March Madness’ student-athletes provide refreshing alternative to mainstream NBA

I don’t understand people who refuse to watch college basketball during this time of the year, especially when they direct their attention to the National Basketball Association (NBA) as some sort of superior substitute. March Madness deserves all of the attention that it garners—and takes away from professional athletics—if for nothing more than the relatability factor.

Understandably, many Americans are obsessed with the daily movements of glitzy celebrities, drawn hopelessly by the wealth, publicity, and frenetic lifestyles that separate society’s most famous people from the dull and dreary mainstream. Professional sports are no exception, as some of the most eccentric personalities shoot basketballs and catch footballs for a living (see: Metta World Peace and Rob Gronkowski.)

Watching the NBA provides certain celebrity-obsessed members of the population with the ample opportunity to watch athletically gifted multimillionaires doing something fun—something that they can’t possibly do, but resign themselves to vicarious living. They tune in to see LeBron James dominate his competition, in part because he is LeBron James and nobody does it quite like him. The NBA represents such a hot commodity nowadays for many reasons, but the names and the brands and the larger-than-life figures are certainly part of the equation.

However, when there’s college basketball out there for the watching in early spring, I couldn’t care less about that stuff. I cannnot relate to it, for starters. What do I know about LeBron James locking up another big-name sponsor and crushing the Charlotte Bobcats with what seems to be thirty dunks in transition? His feats on the basketball court—and in the moneymaking world–are indisputably impressive, but a fan like me can never really comprehend what he’s doing on a regular basis on the court.

I can watch and appreciate, but never truly grasp. LeBron resides on an entirely different planet that only he fully knows, in terms of off-the-charts athletic ability, domination of a cutthroat professional league, and sheer versatility of skill.

March Madness, on the other hand, resonates with me like no other competition involving basketball. The student-athletes still playing in March give full effort on each and every possession, which is a joy to watch and surprisingly unique. Most of the college players are playing some of their last meaningful games because only a very select few will be given the chance to pursue a professional career–and an even more elite group will make it to the NBA.

For most of the field, the time to shine is now–not three years from now or a decade down the line. The NCAA Tournament showcases the very best amateur basketball players playing to survive and advance (to take the name of ESPN’s newest 30 for 30 film), and it’s beautiful because you’re watching maximum effort being put forth the whole time.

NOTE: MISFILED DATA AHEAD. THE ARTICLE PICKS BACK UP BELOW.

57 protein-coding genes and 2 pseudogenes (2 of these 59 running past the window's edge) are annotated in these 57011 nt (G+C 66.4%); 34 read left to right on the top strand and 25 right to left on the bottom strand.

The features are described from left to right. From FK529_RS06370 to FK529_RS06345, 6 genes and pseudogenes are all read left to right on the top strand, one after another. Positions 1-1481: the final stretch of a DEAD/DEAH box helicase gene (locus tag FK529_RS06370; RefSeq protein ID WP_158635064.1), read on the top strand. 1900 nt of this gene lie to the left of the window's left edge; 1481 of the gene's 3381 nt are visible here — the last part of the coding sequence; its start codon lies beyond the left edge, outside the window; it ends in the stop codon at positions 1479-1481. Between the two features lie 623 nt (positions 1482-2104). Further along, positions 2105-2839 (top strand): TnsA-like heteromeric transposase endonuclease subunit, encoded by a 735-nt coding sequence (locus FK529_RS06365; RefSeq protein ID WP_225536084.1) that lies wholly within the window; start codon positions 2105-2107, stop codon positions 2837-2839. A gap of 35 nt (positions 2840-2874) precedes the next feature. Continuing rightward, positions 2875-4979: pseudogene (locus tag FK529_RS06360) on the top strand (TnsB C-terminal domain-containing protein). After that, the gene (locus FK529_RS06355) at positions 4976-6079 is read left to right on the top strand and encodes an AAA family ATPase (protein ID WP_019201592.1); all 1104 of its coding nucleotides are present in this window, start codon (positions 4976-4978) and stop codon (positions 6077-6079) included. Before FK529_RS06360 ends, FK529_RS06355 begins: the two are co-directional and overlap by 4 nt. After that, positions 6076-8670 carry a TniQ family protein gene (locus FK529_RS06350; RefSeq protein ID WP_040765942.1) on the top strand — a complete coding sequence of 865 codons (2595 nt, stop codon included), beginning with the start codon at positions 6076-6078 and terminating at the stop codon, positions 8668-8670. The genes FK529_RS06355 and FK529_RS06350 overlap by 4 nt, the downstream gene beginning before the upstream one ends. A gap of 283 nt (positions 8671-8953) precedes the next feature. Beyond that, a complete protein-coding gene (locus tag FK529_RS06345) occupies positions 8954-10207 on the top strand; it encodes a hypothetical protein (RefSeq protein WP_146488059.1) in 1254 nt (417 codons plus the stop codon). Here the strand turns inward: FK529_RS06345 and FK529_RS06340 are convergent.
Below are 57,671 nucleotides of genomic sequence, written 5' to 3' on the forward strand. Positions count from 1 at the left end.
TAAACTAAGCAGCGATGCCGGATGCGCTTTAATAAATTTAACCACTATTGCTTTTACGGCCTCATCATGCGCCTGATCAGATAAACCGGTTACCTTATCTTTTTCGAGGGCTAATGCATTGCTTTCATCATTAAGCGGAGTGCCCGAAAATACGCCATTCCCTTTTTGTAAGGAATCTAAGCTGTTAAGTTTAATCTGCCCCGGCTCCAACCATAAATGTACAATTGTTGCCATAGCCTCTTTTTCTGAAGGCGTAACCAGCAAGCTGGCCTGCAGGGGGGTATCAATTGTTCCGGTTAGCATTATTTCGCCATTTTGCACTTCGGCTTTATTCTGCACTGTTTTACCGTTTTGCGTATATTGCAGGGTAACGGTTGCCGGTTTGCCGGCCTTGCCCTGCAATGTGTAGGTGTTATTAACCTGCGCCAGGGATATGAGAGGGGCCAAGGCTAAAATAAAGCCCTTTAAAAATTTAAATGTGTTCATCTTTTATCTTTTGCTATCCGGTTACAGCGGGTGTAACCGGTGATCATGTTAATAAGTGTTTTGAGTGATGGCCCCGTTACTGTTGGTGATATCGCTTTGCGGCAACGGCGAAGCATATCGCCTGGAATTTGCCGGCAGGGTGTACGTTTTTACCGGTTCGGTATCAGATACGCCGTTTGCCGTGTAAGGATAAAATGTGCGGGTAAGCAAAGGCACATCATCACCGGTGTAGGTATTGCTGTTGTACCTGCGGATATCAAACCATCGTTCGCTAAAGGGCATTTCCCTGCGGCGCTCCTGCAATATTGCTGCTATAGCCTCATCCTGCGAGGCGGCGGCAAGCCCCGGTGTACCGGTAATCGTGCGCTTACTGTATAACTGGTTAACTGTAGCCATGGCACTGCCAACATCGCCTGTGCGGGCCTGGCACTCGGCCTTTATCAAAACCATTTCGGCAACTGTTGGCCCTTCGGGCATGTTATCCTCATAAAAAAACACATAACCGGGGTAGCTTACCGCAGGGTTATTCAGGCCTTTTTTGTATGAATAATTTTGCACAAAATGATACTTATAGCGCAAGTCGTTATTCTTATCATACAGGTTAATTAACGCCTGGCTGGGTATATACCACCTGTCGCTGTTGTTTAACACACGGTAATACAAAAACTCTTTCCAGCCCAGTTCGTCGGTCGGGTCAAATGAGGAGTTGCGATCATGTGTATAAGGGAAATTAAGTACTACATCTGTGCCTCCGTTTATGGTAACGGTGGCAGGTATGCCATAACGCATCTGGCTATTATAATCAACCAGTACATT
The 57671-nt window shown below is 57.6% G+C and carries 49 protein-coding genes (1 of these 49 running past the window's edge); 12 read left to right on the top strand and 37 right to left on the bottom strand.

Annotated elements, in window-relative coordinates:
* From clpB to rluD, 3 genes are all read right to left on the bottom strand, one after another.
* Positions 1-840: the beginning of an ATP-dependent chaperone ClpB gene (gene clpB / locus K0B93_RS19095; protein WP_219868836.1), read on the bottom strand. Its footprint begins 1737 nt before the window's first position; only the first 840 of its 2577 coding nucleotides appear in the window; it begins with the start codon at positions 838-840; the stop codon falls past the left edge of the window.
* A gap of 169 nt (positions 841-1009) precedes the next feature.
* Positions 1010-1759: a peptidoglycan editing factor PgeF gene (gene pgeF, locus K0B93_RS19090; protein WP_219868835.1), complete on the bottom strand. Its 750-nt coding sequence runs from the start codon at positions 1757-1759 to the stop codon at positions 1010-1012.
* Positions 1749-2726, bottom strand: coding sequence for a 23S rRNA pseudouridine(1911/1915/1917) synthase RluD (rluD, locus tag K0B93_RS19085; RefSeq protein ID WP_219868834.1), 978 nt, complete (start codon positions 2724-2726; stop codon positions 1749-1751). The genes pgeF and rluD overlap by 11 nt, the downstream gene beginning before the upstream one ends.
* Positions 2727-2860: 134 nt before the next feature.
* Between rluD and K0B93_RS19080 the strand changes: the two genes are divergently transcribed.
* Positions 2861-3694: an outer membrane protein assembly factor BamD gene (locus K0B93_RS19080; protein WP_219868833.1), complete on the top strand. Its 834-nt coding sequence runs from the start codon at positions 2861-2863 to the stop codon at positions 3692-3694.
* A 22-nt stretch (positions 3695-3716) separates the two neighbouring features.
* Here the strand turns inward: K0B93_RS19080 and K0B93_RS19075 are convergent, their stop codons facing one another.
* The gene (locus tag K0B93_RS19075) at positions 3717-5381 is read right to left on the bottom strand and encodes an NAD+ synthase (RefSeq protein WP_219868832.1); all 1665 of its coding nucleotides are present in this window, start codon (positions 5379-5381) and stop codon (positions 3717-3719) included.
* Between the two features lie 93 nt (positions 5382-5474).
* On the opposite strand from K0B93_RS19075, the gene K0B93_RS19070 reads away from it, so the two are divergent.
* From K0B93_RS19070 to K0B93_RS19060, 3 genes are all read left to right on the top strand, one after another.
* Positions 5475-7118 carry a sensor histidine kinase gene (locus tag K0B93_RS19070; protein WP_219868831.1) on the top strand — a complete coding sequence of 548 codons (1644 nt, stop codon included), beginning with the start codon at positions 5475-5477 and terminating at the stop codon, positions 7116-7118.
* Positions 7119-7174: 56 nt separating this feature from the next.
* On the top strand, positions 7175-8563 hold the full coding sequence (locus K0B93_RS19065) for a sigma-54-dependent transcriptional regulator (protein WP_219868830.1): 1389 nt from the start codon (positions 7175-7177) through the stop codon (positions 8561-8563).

The same cannot be said of the NBA in late March. As NBA teams either prep themselves for deep postseason runs or set their sights to the Draft, this isn’t the time to shine. It’s the time to coast. From late March to early April, the world’s premier basketball league resembles a steady marathon of assigning DNPs (Did Not Play) to key assets and postponing peak performance until Tax Day-the mantra isn’t “win now,” but “make sure that we win at the best possible time.” Knowing this regrettable fact of life, I can’t make the decision to watch a marathon when everybody not named Miami isn’t overly concerned with winning in the short run.

Joakim Noah misses two games here. Kevin Garnett misses three games there. Dwyane Wade rests up a little bit because his team doesn’t really need him right now. When there’s a frantic sprint taking place on another channel, why would I watch a steady marathon?

March Madness isn’t given its iconic name for no reason. Basketball fans everywhere are exposed to nonstop hustle, nonstop passion, and nonstop shot-making down the stretch of nerve-racking games. Nonstop effort. Chaotic play. Shocking upsets. (Now’s the time to look up Florida Gulf Coast University’s beautiful campus.)

I compare the NCAA Tournament to an adrenaline rush spread out over a few weeks in spring. And it stems from the student-athletes’ willingness to compete from start to finish, no matter the opponent. Can you say the same about Kobe Bryant’s defensive effort against the lowly Washington Wizards on March 22? When he decides to save himself in one aspect of the game to boost his production in another—against a dysfunctional team playing for nothing at the moment—my viewership tends to falter. I’m not excited to watch an elite NBA talent who doesn’t give it his all when I can watch an elite amateur talent who leaves it all out on the floor because his future isn’t guaranteed.

There’s nothing like seeing a student-athlete play like there’s no tomorrow, which is what March Madness can offer for those who watch. The phrase “blood, sweat, and tears” actually applies to college basketball in spring’s earliest days, not just some shallow rhetoric used by the multimillionaire egos scattered around the NBA.

And those who argue that NBA players try just as hard as the college athletes that you see on television these days just haven’t been paying too much attention. Look no further than Kobe’s effort on defense or the abundance of random DNPs that ruin many a fantasy basketball season (yes, I’m speaking from experience here.)

In the meantime, I can’t wait until Thursday night’s slate of games. And I’m not talking about the Sacramento Kings playing the Phoenix Suns. It’s almost time for some more March Madness, and I pity anyone who won’t be watching.

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